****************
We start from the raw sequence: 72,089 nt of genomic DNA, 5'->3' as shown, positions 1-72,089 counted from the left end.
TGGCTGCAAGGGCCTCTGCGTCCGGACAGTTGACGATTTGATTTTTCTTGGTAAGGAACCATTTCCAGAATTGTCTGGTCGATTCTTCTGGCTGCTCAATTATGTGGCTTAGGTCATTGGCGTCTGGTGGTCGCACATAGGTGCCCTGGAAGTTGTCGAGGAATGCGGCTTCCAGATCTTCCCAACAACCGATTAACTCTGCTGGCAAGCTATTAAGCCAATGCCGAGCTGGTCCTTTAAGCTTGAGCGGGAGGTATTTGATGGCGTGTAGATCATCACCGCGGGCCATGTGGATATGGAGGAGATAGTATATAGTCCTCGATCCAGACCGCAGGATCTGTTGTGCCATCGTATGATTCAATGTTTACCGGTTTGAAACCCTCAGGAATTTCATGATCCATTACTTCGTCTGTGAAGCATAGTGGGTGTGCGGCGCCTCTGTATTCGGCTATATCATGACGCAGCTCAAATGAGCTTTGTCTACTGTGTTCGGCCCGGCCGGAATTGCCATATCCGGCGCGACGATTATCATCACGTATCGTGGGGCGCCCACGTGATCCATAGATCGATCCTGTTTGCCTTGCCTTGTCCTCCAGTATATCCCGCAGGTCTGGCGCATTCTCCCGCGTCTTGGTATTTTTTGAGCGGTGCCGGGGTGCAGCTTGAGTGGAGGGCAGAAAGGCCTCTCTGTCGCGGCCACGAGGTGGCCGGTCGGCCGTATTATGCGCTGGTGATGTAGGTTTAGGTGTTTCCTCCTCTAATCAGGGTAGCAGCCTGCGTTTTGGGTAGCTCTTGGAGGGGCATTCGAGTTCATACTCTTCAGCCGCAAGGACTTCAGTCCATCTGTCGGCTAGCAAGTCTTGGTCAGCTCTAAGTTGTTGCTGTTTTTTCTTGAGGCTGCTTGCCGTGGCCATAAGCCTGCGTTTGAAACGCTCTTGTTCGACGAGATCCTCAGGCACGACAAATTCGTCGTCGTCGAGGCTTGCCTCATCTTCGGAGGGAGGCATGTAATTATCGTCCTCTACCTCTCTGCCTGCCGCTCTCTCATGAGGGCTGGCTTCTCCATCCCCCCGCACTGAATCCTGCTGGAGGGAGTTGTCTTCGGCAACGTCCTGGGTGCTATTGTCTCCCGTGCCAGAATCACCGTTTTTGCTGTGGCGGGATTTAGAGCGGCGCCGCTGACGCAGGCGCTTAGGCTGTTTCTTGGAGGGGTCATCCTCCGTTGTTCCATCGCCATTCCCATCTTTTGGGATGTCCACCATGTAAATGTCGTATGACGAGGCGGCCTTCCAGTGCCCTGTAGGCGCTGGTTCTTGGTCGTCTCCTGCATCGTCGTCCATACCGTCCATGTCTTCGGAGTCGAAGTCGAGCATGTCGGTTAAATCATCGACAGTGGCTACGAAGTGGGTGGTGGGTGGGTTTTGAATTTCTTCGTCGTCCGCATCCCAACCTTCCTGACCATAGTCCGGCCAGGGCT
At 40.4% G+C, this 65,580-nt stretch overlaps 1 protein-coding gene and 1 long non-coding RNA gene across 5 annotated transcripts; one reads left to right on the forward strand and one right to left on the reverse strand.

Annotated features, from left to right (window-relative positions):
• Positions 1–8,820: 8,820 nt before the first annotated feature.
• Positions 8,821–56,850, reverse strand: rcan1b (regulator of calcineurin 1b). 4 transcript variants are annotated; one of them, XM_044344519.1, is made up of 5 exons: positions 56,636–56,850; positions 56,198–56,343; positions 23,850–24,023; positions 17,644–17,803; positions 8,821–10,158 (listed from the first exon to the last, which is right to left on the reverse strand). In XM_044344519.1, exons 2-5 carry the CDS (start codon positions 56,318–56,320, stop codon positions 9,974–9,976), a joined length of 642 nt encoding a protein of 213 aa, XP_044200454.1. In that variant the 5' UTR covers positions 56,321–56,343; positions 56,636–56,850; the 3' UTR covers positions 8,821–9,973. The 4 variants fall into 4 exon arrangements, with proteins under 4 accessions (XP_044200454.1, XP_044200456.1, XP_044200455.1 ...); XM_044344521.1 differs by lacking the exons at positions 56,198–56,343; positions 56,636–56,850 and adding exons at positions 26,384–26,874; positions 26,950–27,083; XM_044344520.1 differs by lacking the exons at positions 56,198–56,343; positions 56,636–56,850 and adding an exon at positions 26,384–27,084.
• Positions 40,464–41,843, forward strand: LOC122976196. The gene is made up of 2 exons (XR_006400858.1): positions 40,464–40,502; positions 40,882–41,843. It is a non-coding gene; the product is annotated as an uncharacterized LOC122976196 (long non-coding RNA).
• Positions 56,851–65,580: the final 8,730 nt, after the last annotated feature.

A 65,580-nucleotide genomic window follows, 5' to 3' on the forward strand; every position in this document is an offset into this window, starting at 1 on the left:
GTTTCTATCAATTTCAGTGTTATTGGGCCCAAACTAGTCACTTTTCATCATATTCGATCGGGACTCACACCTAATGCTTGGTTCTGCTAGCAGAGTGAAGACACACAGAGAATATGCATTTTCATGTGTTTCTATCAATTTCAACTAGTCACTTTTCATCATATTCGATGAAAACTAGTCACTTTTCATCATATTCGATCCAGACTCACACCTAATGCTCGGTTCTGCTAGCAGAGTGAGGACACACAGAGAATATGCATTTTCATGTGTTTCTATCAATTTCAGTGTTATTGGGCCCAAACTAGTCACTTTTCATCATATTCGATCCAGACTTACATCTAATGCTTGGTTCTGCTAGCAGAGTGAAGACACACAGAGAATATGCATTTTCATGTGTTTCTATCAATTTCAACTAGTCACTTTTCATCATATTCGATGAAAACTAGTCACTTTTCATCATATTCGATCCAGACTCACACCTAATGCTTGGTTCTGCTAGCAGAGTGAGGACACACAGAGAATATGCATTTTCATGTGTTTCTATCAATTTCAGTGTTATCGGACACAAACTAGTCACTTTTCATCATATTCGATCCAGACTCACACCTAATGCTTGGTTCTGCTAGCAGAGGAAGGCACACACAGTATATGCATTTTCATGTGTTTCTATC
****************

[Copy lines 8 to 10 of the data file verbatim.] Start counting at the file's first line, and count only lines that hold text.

• Positions 56,851–65,580: the final 8,730 nt, after the last annotated feature.

A 65,580-nucleotide genomic window follows, 5' to 3' on the forward strand; every position in this document is an offset into this window, starting at 1 on the left:
GTTTCTATCAATTTCAGTGTTATTGGGCCCAAACTAGTCACTTTTCATCATATTCGATCGGGACTCACACCTAATGCTTGGTTCTGCTAGCAGAGTGAAGACACACAGAGAATATGCATTTTCATGTGTTTCTATCAATTTCAACTAGTCACTTTTCATCATATTCGATGAAAACTAGTCACTTTTCATCATATTCGATCCAGACTCACACCTAATGCTCGGTTCTGCTAGCAGAGTGAGGACACACAGAGAATATGCATTTTCATGTGTTTCTATCAATTTCAGTGTTATTGGGCCCAAACTAGTCACTTTTCATCATATTCGATCCAGACTTACATCTAATGCTTGGTTCTGCTAGCAGAGTGAAGACACACAGAGAATATGCATTTTCATGTGTTTCTATCAATTTCAACTAGTCACTTTTCATCATATTCGATGAAAACTAGTCACTTTTCATCATATTCGATCCAGACTCACACCTAATGCTTGGTTCTGCTAGCAGAGTGAGGACACACAGAGAATATGCATTTTCATGTGTTTCTATCAATTTCAGTGTTATCGGACACAAACTAGTCACTTTTCATCATATTCGATCCAGACTCACACCTAATGCTTGGTTCTGCTAGCAGAGGAAGGCACACACAGTATATGCATTTTCATGTGTTTCTATC